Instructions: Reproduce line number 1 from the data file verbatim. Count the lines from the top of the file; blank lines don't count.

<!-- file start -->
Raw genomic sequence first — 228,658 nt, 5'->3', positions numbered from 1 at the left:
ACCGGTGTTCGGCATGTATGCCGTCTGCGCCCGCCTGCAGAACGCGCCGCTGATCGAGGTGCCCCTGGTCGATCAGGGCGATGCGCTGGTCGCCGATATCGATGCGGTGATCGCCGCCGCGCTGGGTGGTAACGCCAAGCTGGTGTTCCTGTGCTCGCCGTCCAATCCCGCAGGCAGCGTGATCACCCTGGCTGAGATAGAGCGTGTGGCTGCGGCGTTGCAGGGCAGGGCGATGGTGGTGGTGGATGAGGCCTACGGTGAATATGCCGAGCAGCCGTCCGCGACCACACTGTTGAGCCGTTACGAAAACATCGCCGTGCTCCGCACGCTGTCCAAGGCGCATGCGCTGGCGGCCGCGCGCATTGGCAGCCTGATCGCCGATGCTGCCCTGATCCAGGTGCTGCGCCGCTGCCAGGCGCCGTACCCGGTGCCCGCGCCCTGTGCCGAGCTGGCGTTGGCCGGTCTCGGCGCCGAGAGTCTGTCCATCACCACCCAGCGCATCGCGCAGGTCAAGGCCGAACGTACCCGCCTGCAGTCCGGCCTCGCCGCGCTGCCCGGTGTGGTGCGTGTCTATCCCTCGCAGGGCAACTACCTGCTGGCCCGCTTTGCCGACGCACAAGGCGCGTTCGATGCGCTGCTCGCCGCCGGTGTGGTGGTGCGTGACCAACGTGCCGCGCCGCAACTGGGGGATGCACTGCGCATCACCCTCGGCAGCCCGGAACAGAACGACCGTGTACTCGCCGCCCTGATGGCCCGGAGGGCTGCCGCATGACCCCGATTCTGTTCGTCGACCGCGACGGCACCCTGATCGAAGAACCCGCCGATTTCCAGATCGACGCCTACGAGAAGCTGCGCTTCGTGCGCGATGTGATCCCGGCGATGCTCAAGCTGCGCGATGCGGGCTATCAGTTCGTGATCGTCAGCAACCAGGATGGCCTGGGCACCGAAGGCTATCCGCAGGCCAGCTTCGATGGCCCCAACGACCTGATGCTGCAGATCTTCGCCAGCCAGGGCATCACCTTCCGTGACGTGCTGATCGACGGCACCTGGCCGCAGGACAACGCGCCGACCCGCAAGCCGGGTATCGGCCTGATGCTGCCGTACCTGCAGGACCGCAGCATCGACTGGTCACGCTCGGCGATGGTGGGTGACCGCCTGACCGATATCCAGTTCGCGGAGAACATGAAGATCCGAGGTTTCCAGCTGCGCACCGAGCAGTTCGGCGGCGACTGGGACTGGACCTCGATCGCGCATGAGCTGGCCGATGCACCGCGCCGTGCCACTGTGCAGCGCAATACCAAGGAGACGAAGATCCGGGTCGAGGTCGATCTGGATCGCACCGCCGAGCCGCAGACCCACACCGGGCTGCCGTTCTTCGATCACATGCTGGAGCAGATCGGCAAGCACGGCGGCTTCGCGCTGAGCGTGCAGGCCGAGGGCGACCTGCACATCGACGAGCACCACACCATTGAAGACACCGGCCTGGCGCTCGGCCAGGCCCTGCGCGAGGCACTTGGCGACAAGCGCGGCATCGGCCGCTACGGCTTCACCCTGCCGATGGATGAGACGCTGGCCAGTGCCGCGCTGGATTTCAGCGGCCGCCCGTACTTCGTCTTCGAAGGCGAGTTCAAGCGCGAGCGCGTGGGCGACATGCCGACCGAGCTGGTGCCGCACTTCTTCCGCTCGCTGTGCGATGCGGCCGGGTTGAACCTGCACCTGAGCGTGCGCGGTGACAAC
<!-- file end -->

Raw genomic sequence first — 228,658 nt, 5'->3', positions numbered from 1 at the left: